Published on May 14, 2017
Regreening the planet looks at the profit that comes from the recovery of ecosystems in Spain, Egypt and India. Restoring ecosystems does not only generate ecological profit but also economic. In Regreening the desert, the makers of VPRO Backlight showed that the greening of deserts is very well possible. They followed the American-Chinese cameraman and ecologist John D. Liu.
He filmed how an inhospitable dry mountain area as large as the Netherlands was transformed into a lush green oasis. The greening caused not only ecological recovery but also economic growth of the region. Since then, John D. Liu has traveled the world to inspire people in other countries to follow this example.
Dutch ecologist Willem Ferwerda was inspired by Liu and decided to work together with him. This cooperation has grown into a new organization, Commonland, a foundation with a clear mission: to restore the ecosystems on a large scale worldwide. The point of departure is that restoring landscapes not only yields ecological profits but also money, work and hope for the people living there.
We can see that this works in Egypt: in 1977 Dr. Ibrahim Abouleish SEKEM, experimented to green the desert at Cairo. In 2014, SEKEM has grown to be the leading supplier of ecological products in Egypt and far beyond. Dr. Abouleish has built not only a flourishing business in the desert but a complete community with schools and their own medical and cultural facilities. A better proof that greening and social innovation go hand in hand is almost impossible to find.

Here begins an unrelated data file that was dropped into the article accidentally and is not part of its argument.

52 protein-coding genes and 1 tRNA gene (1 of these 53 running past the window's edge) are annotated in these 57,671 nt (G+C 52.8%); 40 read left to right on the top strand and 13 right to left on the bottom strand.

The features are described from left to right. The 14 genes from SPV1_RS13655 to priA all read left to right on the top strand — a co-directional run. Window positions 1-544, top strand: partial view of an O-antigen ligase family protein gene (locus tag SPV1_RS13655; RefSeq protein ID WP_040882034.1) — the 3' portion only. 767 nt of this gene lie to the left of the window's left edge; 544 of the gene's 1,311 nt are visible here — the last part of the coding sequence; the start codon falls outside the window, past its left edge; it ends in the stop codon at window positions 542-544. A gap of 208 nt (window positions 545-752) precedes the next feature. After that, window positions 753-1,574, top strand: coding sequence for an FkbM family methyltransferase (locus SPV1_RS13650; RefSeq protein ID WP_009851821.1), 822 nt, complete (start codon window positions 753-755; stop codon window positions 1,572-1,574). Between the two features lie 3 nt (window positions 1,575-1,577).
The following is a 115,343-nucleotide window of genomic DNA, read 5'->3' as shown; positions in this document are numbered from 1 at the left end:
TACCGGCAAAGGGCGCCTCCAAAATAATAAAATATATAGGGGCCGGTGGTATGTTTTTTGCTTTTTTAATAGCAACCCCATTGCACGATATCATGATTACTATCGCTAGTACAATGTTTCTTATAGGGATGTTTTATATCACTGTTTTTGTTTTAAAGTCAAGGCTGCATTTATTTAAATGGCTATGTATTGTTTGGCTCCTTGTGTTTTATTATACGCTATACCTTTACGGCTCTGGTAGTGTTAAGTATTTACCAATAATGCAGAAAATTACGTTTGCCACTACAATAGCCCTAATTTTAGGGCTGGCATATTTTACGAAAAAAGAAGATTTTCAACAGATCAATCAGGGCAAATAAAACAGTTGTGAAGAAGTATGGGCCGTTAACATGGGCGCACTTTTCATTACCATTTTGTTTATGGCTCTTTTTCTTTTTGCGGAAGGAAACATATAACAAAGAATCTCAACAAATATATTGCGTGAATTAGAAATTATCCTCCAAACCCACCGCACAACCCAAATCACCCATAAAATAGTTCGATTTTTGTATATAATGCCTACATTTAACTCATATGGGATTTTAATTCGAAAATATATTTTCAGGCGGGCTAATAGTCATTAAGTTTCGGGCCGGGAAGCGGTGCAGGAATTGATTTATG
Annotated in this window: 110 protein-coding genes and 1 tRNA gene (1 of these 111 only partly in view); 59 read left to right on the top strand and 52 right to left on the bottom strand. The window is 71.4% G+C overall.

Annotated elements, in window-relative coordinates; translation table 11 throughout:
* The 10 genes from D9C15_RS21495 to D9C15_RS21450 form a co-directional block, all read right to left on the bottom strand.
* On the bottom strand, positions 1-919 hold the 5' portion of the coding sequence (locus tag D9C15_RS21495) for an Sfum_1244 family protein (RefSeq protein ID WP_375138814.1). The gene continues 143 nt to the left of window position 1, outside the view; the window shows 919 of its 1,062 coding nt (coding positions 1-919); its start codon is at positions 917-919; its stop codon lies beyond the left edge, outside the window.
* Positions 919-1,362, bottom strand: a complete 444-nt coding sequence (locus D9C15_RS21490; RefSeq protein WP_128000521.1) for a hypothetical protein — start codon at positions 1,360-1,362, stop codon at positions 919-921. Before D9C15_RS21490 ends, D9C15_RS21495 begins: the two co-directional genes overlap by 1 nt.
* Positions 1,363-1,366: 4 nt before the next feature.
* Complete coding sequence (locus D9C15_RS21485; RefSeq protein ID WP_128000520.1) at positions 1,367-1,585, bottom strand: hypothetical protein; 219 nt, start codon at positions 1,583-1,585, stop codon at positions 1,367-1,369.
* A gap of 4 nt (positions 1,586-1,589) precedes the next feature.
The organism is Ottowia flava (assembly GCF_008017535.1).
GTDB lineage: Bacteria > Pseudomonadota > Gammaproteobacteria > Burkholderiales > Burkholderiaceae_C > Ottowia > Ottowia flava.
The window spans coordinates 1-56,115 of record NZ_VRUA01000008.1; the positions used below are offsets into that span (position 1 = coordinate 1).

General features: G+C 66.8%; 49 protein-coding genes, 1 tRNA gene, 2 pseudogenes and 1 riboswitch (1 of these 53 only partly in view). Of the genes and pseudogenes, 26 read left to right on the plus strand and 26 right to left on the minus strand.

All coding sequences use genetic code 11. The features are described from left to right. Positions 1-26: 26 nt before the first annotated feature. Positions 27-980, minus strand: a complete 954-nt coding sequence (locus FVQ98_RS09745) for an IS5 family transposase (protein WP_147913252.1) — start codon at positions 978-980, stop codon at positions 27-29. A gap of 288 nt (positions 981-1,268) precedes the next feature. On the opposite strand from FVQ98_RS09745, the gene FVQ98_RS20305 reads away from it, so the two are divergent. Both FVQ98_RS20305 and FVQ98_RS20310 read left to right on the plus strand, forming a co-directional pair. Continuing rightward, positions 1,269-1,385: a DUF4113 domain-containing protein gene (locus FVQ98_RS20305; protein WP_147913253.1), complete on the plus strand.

That all areas can grow alive, even if they are completely eroded by erosion, also appears from the special story of Indian Jadav “Molai” Payeng. When he was 17, he worked for a replanting project in Assam province. After the project was completed and the other laborers had disappeared, he decided to continue propagating wood by hand. Now, Molai forest is 300 acres and populated by elephants, Bengal tigers, deer, rhino and numerous birds. Payeng is also called The Forest Man in India because he has been able to create a jungle singlehandedly.
That is something that Spain might well use. Large areas in Spain are dry and abandoned due to misused agricultural subsidies, unintentional water and land use and large-scale erosion. The population is turning its back on the countryside and moves to the cities, but there is also unemployment there. In Ayoo de Vidriales, a graying village in the middle of Spain, agricultural engineer Pedro Alonso Fernandez has begun to recover land. He wants to show that the Spanish silted and eroded soils are in fact Green Gold.
Originally broadcasted by VPRO in 2012.
© Backlight 2012